Subject: Nimbus Dam – Change Order

Please make the following release changes to the American River at Nimbus:

Date Time From (cfs) To (cfs)
5/26/18 0800 3,000 3,500

Comment: Delta Salinity

Issued by: Peggy Manza

Change Order

Posted on Tuesday, May 22nd, 2018

Date: Tue, May 22, 2018 at 9:52 AM
Subject: Nimbus Dam – Change Order

Please make the following release changes to the American River at Nimbus:

Date         Time    From (cfs)      To (cfs)

5/24/18       0800      2,500            3,000

Comment:  Delta Salinity

Issued by: Peggy Manza

Change Order

Posted on Friday, May 18th, 2018

Date: Thu, May 17, 2018 at 2:46 PM
Subject: Nimbus Dam – Change Order

Please make the following release changes to the American River at Nimbus:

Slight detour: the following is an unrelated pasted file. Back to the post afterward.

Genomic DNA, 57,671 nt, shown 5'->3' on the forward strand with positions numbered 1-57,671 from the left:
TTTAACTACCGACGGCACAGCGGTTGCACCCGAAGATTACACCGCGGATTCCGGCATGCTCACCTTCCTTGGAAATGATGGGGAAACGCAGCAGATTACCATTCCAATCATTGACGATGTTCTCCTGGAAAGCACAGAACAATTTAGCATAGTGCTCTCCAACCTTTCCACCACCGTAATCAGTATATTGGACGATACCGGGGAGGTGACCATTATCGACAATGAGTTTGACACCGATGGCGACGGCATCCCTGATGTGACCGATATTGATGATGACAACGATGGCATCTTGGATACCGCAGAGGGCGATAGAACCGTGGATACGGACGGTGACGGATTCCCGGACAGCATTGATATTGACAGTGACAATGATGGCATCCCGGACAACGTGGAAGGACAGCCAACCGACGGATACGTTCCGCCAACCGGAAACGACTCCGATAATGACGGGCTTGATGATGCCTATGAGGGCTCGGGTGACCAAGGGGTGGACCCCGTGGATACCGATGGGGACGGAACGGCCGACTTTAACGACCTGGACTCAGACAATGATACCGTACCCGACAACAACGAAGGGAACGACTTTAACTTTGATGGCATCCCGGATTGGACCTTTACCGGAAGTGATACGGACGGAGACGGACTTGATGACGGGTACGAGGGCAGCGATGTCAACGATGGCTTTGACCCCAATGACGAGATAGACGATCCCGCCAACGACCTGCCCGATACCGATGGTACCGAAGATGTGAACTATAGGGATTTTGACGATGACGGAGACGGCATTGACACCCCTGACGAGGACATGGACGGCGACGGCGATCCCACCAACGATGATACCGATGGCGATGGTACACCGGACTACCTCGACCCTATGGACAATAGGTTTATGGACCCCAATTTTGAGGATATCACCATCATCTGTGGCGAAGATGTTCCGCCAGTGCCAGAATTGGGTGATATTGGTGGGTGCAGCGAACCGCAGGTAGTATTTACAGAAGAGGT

Date         Time    From (cfs)      To (cfs)

5/22/18       0800      1,750            2,500

Comment:  Delta Salinity

Issued by: Peggy Manza

 

Sutterville Elementary School Science Night

Posted on Wednesday, May 9th, 2018

Sweet Science at Sutterville Elementary School Science Night 

 

Amid hand-made solar system displays, shoeboxes transformed into rainforests, caverns, colorful coral reefs, and other miniature habitats, and a few slime-making booths, our Water Fellows Kat and Cassie set up a table focused on Chinook salmon life cycle in the Lower American River.

Sutterville Elementary School hosts a large Science Night for students and their families annually. The night is a chance for the students to show off their science projects and learn from local scientists. Kat and Cassie spent the evening talking with students explaining the salmon lifecycle, the importance of gravel, and the Water Forum’s restoration projects in the Lower American River. After listening to the fellows speak, the students had the opportunity to make their own candy redds, using chocolate rocks, gummy fish, and nerds to symbolize salmon eggs! They also had the chance to observe preserved salmon eggs and their development, kindly lent to the Water Forum for the night from the Nimbus Hatchery.